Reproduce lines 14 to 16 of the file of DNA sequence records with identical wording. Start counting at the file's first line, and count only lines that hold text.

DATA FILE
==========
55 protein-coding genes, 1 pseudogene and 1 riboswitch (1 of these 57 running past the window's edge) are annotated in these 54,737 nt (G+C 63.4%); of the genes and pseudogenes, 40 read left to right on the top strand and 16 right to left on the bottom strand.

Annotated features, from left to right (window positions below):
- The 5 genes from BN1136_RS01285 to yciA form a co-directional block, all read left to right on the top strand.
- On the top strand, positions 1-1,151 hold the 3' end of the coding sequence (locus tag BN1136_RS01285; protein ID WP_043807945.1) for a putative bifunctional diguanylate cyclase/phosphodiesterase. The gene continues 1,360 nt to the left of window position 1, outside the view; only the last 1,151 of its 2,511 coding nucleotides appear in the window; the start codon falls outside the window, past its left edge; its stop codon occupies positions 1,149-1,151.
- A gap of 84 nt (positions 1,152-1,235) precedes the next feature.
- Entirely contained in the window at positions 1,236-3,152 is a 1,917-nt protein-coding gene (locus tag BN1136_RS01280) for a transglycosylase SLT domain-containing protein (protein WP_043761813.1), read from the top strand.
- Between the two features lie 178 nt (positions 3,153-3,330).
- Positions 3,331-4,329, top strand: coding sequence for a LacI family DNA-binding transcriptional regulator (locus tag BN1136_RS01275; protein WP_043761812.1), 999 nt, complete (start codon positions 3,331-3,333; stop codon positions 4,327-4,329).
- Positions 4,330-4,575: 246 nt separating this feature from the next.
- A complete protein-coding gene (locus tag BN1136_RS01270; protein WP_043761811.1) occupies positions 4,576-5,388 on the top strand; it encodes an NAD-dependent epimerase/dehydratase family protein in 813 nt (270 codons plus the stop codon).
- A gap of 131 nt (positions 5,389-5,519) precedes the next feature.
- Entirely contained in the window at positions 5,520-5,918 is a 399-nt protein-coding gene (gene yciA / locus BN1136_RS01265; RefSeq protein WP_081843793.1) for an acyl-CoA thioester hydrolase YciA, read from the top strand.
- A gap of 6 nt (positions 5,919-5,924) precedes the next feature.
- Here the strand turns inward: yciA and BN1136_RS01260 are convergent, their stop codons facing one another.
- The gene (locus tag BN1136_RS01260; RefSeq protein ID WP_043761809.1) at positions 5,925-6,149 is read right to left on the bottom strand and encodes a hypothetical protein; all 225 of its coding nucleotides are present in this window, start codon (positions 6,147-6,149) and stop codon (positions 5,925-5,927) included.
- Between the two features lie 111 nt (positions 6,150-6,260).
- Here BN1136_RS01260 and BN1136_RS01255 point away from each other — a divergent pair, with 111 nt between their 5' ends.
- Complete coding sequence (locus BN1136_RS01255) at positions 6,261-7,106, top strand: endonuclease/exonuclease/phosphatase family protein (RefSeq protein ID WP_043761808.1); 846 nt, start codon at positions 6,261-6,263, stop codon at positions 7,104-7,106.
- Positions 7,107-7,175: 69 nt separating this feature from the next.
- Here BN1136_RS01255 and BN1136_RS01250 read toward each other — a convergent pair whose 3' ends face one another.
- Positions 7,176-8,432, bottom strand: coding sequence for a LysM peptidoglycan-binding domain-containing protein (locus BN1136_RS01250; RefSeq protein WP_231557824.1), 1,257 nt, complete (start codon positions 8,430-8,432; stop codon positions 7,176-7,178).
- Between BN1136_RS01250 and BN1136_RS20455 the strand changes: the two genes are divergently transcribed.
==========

- Here the strand turns inward: yciA and BN1136_RS01260 are convergent, their stop codons facing one another.
- The gene (locus tag BN1136_RS01260; RefSeq protein ID WP_043761809.1) at positions 5,925-6,149 is read right to left on the bottom strand and encodes a hypothetical protein; all 225 of its coding nucleotides are present in this window, start codon (positions 6,147-6,149) and stop codon (positions 5,925-5,927) included.
- Between the two features lie 111 nt (positions 6,150-6,260).